The technical system: information technology and information systems
Enterprise Resource Planning (ERP) is a type of business which has its origins in the manufacturing business but is now widely adapted to other non manufacturing entities. The ERP system allows for the coordination of business activities and when used properly the system reduces costs by improving business management processes.
This essay discusses Enterprise Resource Planning (ERP) software which is a type of business software that assists businesses in keeping track of their work processes to increase productivity.
What business activities and/or business functions does this type business application support?
ERP software enables the integration of records that would normally be scattered across applications (Rosemann and Wiese, 1999). Data is entered once into the system for use across different departments creating a single database ensuring that a lot of processing time is saved. The ERP software supports and coordinates business activities in sales, marketing, finance, operations, distribution and customer information collection among other departments. Solutions to core business processes like warehouse management, production, planning and control are also provided in addition to administrative solutions like accounting and human resources.The ERP software is not for a single purpose, rather it supports multiple purposes.
What information do the applications provide?
The ERP system is designed in such a way that it allows the user to purchase and install only the modules they need. The different types of software that exist are M1, Epicor and SAR R/3 among others provided by different vendors. According to Rajapakse and Seddon (2005) ERP software provides enterprise wide business process support. Information is centralized allowing communication between different business activities. Since the ERP system is a consolidation of various other applications, information like accounting, order and invoice tracking is available to any department that may require it in real time.
What kind of analyses do the applications allow?
Depending on what modules of the ERP system have been implemented, finance, sales, market changes, business cycle and human resource changes analyses can be performed. The application is able to serve across a divide of departments which includes analysts, managers and accountants amongst others. Management and financial reporting, supply chain management, improving cash flow by analyzing cash and credit processes, calculating financial risk are analyses which are all possible depending on the needs. Estimating, quoting, accounts payable and receivable, supply chain and customer relationship management with partners in business can be done enabling identification of bottlenecks in the business processes. The human resources department can also track employee time through the business processes.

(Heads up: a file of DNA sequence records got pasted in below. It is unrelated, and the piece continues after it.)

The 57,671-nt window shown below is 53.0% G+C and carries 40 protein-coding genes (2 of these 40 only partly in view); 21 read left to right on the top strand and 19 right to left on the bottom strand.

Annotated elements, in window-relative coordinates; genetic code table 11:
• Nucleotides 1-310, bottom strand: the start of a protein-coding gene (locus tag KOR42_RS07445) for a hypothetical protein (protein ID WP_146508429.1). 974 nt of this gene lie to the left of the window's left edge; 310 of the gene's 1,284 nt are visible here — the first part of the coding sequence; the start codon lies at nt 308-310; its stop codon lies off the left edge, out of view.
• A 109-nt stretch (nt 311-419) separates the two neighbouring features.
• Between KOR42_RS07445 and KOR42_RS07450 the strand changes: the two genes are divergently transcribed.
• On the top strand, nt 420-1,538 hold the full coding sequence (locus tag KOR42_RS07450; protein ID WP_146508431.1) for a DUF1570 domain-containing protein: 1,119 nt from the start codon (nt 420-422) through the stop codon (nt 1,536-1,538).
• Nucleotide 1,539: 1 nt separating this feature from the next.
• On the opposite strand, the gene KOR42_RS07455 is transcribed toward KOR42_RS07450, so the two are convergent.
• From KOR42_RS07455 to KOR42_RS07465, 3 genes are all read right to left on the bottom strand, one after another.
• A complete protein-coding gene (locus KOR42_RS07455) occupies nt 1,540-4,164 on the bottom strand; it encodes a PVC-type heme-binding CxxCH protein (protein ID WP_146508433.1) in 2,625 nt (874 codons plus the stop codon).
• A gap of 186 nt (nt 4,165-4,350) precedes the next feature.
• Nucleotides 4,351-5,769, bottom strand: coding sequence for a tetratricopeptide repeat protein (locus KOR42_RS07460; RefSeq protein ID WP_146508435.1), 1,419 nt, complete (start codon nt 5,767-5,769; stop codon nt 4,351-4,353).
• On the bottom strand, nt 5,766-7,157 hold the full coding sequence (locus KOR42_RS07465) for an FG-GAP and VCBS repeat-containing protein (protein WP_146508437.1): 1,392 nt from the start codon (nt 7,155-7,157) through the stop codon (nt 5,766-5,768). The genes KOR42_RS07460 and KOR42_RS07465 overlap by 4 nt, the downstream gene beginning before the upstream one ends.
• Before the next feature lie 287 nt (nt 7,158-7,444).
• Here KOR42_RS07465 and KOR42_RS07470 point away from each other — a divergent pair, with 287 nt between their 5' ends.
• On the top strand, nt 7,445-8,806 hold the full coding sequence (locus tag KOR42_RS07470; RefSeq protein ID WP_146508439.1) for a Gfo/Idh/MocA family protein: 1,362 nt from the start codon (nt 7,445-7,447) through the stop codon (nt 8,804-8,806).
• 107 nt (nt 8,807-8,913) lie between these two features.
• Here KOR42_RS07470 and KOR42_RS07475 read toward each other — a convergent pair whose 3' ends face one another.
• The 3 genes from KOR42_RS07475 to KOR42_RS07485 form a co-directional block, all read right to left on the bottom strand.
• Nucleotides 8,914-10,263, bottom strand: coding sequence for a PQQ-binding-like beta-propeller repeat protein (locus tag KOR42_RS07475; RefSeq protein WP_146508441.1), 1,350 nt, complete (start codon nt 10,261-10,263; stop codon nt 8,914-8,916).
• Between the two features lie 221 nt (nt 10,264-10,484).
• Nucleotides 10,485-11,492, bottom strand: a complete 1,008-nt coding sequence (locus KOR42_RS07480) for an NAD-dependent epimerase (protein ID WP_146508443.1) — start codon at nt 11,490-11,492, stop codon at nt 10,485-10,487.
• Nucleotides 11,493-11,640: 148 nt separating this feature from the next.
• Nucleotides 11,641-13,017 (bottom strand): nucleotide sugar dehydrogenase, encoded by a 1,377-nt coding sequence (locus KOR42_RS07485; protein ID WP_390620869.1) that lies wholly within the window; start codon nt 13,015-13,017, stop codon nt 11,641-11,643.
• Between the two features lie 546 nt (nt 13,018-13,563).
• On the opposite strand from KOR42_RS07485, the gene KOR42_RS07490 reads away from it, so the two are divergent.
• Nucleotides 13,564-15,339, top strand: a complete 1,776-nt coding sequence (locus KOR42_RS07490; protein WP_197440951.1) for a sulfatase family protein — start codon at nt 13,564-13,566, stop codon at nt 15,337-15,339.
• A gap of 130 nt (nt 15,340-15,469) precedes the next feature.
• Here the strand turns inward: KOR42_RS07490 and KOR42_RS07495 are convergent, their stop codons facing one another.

What kind of knowledge does it assume that users will have?
Several authors suggest that ERP software users need to have overall business knowledge including document handling and data mining abilities. Rajapakse and Seddon (2005) and Sudzina et al, 2008 comment that modern management concepts, high IT literacy, configuration of ERP work processes and knowledge of ERP concepts are all critical for users of ERP software. Software selection and configuration ability for the required modules and the ability to share information online, with clear definition of tasks and deliverables are all essential for the users.
What kind of computer hardware and software are needed to support this type of business application?
According to the ERP Study Centre (2006), ERP software due to the nature of the amount of functions it can support, it is the most demanding software in terms of hardware requirements. The ERP Study Centre notes that the RAM size of 1GB would be needed and several more GB would be needed for larger installations. In terms of hardware, 100GB of disk space which is high speed is needed for ERP software. It is further noted that ERP software would be best with high end Unix operating systems like IBM AIX and Sun Solaris. Finally for database requirements, Oracle, MS SQL Server among others can support ERP (ERP Study Centre, 2006).
ERP Study Centre (February 9, 2006). Technology Issues. Retrieved April 8, 2009 from:
Rajapakse, J. and Seddon, P. B. (2005). Why ERP May Not be Suitable for
Organisations in Developing Countries in Asia. Department of Information Systems,
University of Melbourne, Australia Retrieved April, 12 from: http://www.pacis-net.org/file/2005/121.pdf
Rosemann, M. and Wiese, J. (1999). Measuring the Performance of ERP software – A
Balance Scorecard Approach. In Proceedings of the 10th Australasian Conference on Information Systems. Retrieved April, 13 from: http://citeseerx.ist.psu.edu/viewdoc/download?doi=10.1.1.4.9176&rep=rep1&type=pdf.
Sudzina, F,; Pucihar, A. and Lenart, G. (2008). ERP System Selection: Criteria
Sensitivity. Retrieved April, 12 from: http://apachepersonal.miun.se/~vivasp/IRIS31/IRIS31-067.pdf